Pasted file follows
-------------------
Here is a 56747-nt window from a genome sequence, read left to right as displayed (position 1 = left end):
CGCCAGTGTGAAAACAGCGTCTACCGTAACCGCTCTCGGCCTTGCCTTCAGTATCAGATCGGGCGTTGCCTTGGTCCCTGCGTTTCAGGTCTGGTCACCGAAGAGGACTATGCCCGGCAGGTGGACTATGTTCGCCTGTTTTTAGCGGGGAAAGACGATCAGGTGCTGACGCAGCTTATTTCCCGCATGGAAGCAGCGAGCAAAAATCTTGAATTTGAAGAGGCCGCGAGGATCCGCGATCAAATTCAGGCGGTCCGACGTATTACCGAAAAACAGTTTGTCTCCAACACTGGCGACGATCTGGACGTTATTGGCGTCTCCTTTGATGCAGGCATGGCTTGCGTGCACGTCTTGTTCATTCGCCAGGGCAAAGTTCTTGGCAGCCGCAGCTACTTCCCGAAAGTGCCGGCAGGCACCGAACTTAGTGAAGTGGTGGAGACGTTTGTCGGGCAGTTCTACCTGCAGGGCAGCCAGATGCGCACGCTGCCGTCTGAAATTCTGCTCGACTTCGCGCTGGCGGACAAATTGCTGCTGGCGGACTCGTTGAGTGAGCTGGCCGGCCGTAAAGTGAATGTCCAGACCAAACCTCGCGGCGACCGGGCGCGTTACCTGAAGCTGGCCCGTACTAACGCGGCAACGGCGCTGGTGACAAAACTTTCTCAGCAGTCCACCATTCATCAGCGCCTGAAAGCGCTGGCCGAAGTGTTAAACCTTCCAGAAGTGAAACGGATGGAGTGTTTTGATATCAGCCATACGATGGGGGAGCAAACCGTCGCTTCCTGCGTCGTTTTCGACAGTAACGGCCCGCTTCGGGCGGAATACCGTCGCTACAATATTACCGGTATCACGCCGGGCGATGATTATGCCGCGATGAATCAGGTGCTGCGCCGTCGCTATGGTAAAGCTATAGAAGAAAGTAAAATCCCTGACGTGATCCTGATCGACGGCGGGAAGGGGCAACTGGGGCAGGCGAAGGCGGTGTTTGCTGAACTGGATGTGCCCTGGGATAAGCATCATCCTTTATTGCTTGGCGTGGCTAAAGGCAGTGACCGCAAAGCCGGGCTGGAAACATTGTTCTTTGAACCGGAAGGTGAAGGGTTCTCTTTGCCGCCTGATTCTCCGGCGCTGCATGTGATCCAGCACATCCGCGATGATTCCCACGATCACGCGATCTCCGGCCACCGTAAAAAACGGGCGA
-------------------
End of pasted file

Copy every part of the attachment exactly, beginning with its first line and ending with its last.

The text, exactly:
Here is a 56747-nt window from a genome sequence, read left to right as displayed (position 1 = left end):
CGCCAGTGTGAAAACAGCGTCTACCGTAACCGCTCTCGGCCTTGCCTTCAGTATCAGATCGGGCGTTGCCTTGGTCCCTGCGTTTCAGGTCTGGTCACCGAAGAGGACTATGCCCGGCAGGTGGACTATGTTCGCCTGTTTTTAGCGGGGAAAGACGATCAGGTGCTGACGCAGCTTATTTCCCGCATGGAAGCAGCGAGCAAAAATCTTGAATTTGAAGAGGCCGCGAGGATCCGCGATCAAATTCAGGCGGTCCGACGTATTACCGAAAAACAGTTTGTCTCCAACACTGGCGACGATCTGGACGTTATTGGCGTCTCCTTTGATGCAGGCATGGCTTGCGTGCACGTCTTGTTCATTCGCCAGGGCAAAGTTCTTGGCAGCCGCAGCTACTTCCCGAAAGTGCCGGCAGGCACCGAACTTAGTGAAGTGGTGGAGACGTTTGTCGGGCAGTTCTACCTGCAGGGCAGCCAGATGCGCACGCTGCCGTCTGAAATTCTGCTCGACTTCGCGCTGGCGGACAAATTGCTGCTGGCGGACTCGTTGAGTGAGCTGGCCGGCCGTAAAGTGAATGTCCAGACCAAACCTCGCGGCGACCGGGCGCGTTACCTGAAGCTGGCCCGTACTAACGCGGCAACGGCGCTGGTGACAAAACTTTCTCAGCAGTCCACCATTCATCAGCGCCTGAAAGCGCTGGCCGAAGTGTTAAACCTTCCAGAAGTGAAACGGATGGAGTGTTTTGATATCAGCCATACGATGGGGGAGCAAACCGTCGCTTCCTGCGTCGTTTTCGACAGTAACGGCCCGCTTCGGGCGGAATACCGTCGCTACAATATTACCGGTATCACGCCGGGCGATGATTATGCCGCGATGAATCAGGTGCTGCGCCGTCGCTATGGTAAAGCTATAGAAGAAAGTAAAATCCCTGACGTGATCCTGATCGACGGCGGGAAGGGGCAACTGGGGCAGGCGAAGGCGGTGTTTGCTGAACTGGATGTGCCCTGGGATAAGCATCATCCTTTATTGCTTGGCGTGGCTAAAGGCAGTGACCGCAAAGCCGGGCTGGAAACATTGTTCTTTGAACCGGAAGGTGAAGGGTTCTCTTTGCCGCCTGATTCTCCGGCGCTGCATGTGATCCAGCACATCCGCGATGATTCCCACGATCACGCGATCTCCGGCCACCGTAAAAAACGGGCGA